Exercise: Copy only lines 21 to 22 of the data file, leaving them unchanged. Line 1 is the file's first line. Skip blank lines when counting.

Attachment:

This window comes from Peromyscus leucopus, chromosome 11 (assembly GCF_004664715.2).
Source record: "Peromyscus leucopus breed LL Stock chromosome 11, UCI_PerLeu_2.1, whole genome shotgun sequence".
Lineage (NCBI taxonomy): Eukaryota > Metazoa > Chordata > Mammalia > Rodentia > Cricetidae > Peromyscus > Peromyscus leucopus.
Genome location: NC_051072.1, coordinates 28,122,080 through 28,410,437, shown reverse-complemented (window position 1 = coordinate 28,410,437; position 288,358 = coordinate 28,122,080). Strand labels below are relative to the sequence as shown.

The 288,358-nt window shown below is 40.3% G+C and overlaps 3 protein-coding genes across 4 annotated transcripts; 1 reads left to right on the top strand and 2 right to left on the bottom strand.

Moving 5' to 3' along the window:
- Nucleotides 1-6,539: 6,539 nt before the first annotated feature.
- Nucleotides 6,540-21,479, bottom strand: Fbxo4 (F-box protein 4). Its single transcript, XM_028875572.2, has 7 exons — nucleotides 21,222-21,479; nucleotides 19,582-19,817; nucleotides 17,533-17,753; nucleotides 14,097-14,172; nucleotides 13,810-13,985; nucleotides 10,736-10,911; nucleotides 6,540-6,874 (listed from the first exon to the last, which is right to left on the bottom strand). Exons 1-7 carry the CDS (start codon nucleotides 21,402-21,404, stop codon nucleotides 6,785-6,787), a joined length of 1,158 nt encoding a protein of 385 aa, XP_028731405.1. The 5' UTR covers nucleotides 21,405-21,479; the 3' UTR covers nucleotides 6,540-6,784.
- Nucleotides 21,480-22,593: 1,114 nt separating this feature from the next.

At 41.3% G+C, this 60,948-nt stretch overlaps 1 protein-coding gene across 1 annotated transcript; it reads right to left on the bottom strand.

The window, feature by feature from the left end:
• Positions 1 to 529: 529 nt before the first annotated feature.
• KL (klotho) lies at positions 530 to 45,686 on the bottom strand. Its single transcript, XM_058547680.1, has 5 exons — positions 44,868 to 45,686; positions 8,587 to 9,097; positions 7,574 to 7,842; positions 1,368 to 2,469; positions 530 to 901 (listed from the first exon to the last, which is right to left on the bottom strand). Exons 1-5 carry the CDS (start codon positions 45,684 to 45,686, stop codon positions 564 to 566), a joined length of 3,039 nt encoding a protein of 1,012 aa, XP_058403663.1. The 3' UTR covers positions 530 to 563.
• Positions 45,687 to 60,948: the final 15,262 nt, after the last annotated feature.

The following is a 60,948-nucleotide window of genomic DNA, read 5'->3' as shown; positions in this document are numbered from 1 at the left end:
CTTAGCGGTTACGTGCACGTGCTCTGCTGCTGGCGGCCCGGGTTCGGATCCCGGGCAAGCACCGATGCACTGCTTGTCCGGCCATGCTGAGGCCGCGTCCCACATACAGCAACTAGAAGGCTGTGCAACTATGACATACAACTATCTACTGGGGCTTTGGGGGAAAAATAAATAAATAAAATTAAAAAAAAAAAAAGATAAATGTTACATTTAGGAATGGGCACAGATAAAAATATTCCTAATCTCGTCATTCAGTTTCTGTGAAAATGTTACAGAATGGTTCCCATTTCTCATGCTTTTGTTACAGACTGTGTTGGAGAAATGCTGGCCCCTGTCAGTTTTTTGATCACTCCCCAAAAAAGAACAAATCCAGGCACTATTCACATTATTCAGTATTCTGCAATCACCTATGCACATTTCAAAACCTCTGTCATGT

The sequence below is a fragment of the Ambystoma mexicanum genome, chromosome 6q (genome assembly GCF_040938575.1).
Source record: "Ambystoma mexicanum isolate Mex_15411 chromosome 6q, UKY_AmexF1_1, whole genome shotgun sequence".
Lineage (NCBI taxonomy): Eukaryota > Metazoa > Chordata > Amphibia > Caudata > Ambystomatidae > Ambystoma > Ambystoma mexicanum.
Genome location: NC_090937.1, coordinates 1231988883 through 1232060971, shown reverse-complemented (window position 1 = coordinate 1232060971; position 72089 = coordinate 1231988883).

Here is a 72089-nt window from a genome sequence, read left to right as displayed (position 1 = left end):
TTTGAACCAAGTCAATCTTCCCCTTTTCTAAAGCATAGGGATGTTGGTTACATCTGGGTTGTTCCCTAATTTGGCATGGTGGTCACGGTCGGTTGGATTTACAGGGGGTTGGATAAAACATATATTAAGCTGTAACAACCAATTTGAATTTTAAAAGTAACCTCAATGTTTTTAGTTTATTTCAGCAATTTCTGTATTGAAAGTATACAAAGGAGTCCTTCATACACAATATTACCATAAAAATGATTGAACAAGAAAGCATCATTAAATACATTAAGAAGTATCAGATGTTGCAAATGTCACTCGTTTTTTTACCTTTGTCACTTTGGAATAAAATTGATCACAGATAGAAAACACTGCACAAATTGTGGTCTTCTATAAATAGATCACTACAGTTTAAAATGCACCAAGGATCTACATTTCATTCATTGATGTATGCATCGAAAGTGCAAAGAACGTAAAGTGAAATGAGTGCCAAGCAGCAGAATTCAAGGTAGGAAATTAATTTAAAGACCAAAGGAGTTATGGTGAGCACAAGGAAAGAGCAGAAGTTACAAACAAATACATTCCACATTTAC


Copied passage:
Here is a 72089-nt window from a genome sequence, read left to right as displayed (position 1 = left end):
TTTGAACCAAGTCAATCTTCCCCTTTTCTAAAGCATAGGGATGTTGGTTACATCTGGGTTGTTCCCTAATTTGGCATGGTGGTCACGGTCGGTTGGATTTACAGGGGGTTGGATAAAACATATATTAAGCTGTAACAACCAATTTGAATTTTAAAAGTAACCTCAATGTTTTTAGTTTATTTCAGCAATTTCTGTATTGAAAGTATACAAAGGAGTCCTTCATACACAATATTACCATAAAAATGATTGAACAAGAAAGCATCATTAAATACATTAAGAAGTATCAGATGTTGCAAATGTCACTCGTTTTTTTACCTTTGTCACTTTGGAATAAAATTGATCACAGATAGAAAACACTGCACAAATTGTGGTCTTCTATAAATAGATCACTACAGTTTAAAATGCACCAAGGATCTACATTTCATTCATTGATGTATGCATCGAAAGTGCAAAGAACGTAAAGTGAAATGAGTGCCAAGCAGCAGAATTCAAGGTAGGAAATTAATTTAAAGACCAAAGGAGTTATGGTGAGCACAAGGAAAGAGCAGAAGTTACAAACAAATACATTCCACATTTAC